I am currently away in Glasgow at my union conference representing the interests of some 500 souls. I doubt that many are awaiting with baited breath to discover the decisions I made on their behalf, I doubt many are aware of the uncertain future threatening the TSSA or that there is an alternative to the madness that presents itself as a government of the people for the people.
In the light of the saddening news with the first of no doubt many similar episodes, of someone deciding their own life is worthless in the face of austerity, I am at a loss why we aren’t on the streets to demand an end to the evil this government produces. What does it take for Britain 2013 to stand up and say no?
Social conscious is pilloried, the weak are castigated and portrayed as an undeserving underclass and no matter how bad the situation is, it can be exploited for profit, Lord Young was only just saying how good austerity was for business by keeping labour costs down. Here is chap who knows stuff, two years ago he told us we had never had it so good, compared to 2013 he was probably right.
We often look to the past for lessons to shape the future and the ruling classes are no different, they have learned from their losses and put plans, laws and procedures in place to keep the lower classes in place. One such lesson was given to us tonight by Eileen Turnbull who travelled from Liverpool to talk on the campaign for justice for the Shrewsbury 24. Ricky Tomlinson had been expected to talk to us but apparently he would rather have root canal work done than talk to a conference of transport workers. I wish him speedy recovery and advise him that Eileen was an inspired and captivating replacement.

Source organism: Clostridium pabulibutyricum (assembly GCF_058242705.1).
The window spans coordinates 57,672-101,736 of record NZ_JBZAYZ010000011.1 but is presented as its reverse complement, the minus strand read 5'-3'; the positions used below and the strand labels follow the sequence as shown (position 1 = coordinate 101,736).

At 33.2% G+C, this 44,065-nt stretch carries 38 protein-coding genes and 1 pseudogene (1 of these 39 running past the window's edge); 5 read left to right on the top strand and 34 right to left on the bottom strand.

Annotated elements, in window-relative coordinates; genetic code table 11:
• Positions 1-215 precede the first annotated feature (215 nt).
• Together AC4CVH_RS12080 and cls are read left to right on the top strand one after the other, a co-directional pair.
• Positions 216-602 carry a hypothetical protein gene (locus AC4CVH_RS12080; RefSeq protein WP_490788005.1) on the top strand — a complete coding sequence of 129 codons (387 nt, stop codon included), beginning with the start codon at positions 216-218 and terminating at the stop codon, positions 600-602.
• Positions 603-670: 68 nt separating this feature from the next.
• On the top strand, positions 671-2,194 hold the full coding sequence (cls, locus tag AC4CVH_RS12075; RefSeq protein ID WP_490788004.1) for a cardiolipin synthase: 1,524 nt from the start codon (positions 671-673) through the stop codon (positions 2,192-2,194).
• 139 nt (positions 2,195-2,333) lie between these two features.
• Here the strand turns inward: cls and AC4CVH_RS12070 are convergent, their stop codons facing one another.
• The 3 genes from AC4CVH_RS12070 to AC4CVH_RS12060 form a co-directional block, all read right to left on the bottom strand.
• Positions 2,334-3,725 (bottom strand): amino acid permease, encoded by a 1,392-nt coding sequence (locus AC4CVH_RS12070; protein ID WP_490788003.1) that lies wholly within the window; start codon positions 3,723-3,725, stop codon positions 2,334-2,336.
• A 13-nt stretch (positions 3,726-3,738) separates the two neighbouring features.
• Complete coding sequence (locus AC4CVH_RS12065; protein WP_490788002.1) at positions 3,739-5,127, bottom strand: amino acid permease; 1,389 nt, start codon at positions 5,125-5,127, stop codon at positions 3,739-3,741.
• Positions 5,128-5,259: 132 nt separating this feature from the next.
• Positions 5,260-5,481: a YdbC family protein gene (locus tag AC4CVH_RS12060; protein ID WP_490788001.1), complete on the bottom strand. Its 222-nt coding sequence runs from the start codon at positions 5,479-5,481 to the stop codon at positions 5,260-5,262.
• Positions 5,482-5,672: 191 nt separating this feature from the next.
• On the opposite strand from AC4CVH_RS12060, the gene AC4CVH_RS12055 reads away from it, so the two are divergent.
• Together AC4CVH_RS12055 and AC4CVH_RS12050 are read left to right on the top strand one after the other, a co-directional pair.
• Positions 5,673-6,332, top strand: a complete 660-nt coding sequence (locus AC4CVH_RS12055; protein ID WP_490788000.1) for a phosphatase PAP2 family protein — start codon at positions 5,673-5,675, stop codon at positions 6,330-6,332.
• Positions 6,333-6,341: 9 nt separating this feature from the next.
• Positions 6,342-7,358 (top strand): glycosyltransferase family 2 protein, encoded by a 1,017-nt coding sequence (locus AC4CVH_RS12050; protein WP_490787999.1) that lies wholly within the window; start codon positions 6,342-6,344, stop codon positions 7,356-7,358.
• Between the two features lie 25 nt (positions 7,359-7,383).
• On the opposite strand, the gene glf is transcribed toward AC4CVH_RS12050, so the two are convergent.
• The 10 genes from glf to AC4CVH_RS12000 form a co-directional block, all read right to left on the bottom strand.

Until recently I was pretty unaware of the Building Workers Strike of 1972. I was 10 years old at the time and my childhood memories are of power cuts and the four minute warning but I have learned of the injustice and the damned lies that transformed a demand for fair pay and safe working conditions into a conspiracy that led to imprisonment and blacklisting. I was privileged to attend a talk by Gerry Kelly at a trades council meeting where he outlined how he is still blacklisted from the construction industry 40 years after the dispute. I was disturbed to discover that in the 21st Century blacklisting is still determining who works and who doesn’t and that safety is being blamed for the lack of an upturn in the economy.
Hearing the plight of the Shrewsbury 24 demonstrated the lengths the fat cats are prepared to go to to get even and the lengths forty years later they are still prepared to go to to bury the truth. I am confused how a 12 week strike, four decades ago can be classed as a matter of national security and yet Chris Grayling refuses to release documents on those grounds.
The campaign and the E-petition have been well publicised, well you can’t lock up Jim Royale without it going unnoticed but it appears even now, despite the overwhelming evidence of injustice, someone isn’t playing fair and questions have been raised in Parliament over tampering with the petition. To this end the Shrewsbury 24 campaign is seeking to get the 100000 signatures the old fashioned way, on paper and I should imagine the image of a red faced Ricky Tomlinson carrying a huge box of signatures up Downing Street will be a whole lot more unpleasant than a foul mouthed toff on a push bike.
The petition can be downloaded from WWW.Shrewsbury24campaign.org.UK/